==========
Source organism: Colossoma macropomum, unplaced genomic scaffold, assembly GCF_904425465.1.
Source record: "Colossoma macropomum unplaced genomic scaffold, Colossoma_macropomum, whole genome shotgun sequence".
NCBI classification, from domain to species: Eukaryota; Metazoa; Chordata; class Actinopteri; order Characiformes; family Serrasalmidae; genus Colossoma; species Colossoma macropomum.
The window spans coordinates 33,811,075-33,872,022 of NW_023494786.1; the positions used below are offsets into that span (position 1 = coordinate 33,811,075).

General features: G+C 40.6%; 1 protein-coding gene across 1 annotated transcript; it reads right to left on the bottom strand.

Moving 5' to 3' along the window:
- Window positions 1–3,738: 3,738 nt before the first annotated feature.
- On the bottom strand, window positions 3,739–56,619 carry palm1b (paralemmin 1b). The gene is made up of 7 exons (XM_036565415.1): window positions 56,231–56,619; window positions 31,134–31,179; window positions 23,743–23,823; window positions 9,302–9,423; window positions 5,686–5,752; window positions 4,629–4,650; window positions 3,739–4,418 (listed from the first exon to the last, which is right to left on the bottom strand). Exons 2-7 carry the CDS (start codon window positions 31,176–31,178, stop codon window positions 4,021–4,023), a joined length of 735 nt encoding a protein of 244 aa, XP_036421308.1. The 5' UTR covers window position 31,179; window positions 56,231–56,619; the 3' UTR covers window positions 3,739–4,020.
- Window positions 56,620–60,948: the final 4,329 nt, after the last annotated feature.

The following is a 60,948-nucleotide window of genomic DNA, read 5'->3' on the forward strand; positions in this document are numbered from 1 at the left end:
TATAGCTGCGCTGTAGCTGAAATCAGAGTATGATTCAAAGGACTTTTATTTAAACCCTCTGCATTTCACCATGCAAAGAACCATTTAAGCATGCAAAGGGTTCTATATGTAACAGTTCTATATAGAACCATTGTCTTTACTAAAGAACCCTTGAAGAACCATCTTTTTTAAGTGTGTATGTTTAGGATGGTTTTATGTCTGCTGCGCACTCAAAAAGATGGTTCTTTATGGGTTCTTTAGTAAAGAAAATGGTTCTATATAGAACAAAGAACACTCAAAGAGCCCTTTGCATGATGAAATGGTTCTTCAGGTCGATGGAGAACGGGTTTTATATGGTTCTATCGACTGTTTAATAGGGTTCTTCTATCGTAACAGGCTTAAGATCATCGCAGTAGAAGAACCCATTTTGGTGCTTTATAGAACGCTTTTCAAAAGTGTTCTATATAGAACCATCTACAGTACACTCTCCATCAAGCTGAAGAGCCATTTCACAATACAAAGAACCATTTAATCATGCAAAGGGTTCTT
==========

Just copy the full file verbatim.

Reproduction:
Source organism: Colossoma macropomum, unplaced genomic scaffold, assembly GCF_904425465.1.
Source record: "Colossoma macropomum unplaced genomic scaffold, Colossoma_macropomum, whole genome shotgun sequence".
NCBI classification, from domain to species: Eukaryota; Metazoa; Chordata; class Actinopteri; order Characiformes; family Serrasalmidae; genus Colossoma; species Colossoma macropomum.
The window spans coordinates 33,811,075-33,872,022 of NW_023494786.1; the positions used below are offsets into that span (position 1 = coordinate 33,811,075).

General features: G+C 40.6%; 1 protein-coding gene across 1 annotated transcript; it reads right to left on the bottom strand.

Moving 5' to 3' along the window:
- Window positions 1–3,738: 3,738 nt before the first annotated feature.
- On the bottom strand, window positions 3,739–56,619 carry palm1b (paralemmin 1b). The gene is made up of 7 exons (XM_036565415.1): window positions 56,231–56,619; window positions 31,134–31,179; window positions 23,743–23,823; window positions 9,302–9,423; window positions 5,686–5,752; window positions 4,629–4,650; window positions 3,739–4,418 (listed from the first exon to the last, which is right to left on the bottom strand). Exons 2-7 carry the CDS (start codon window positions 31,176–31,178, stop codon window positions 4,021–4,023), a joined length of 735 nt encoding a protein of 244 aa, XP_036421308.1. The 5' UTR covers window position 31,179; window positions 56,231–56,619; the 3' UTR covers window positions 3,739–4,020.
- Window positions 56,620–60,948: the final 4,329 nt, after the last annotated feature.

The following is a 60,948-nucleotide window of genomic DNA, read 5'->3' on the forward strand; positions in this document are numbered from 1 at the left end:
TATAGCTGCGCTGTAGCTGAAATCAGAGTATGATTCAAAGGACTTTTATTTAAACCCTCTGCATTTCACCATGCAAAGAACCATTTAAGCATGCAAAGGGTTCTATATGTAACAGTTCTATATAGAACCATTGTCTTTACTAAAGAACCCTTGAAGAACCATCTTTTTTAAGTGTGTATGTTTAGGATGGTTTTATGTCTGCTGCGCACTCAAAAAGATGGTTCTTTATGGGTTCTTTAGTAAAGAAAATGGTTCTATATAGAACAAAGAACACTCAAAGAGCCCTTTGCATGATGAAATGGTTCTTCAGGTCGATGGAGAACGGGTTTTATATGGTTCTATCGACTGTTTAATAGGGTTCTTCTATCGTAACAGGCTTAAGATCATCGCAGTAGAAGAACCCATTTTGGTGCTTTATAGAACGCTTTTCAAAAGTGTTCTATATAGAACCATCTACAGTACACTCTCCATCAAGCTGAAGAGCCATTTCACAATACAAAGAACCATTTAATCATGCAAAGGGTTCTT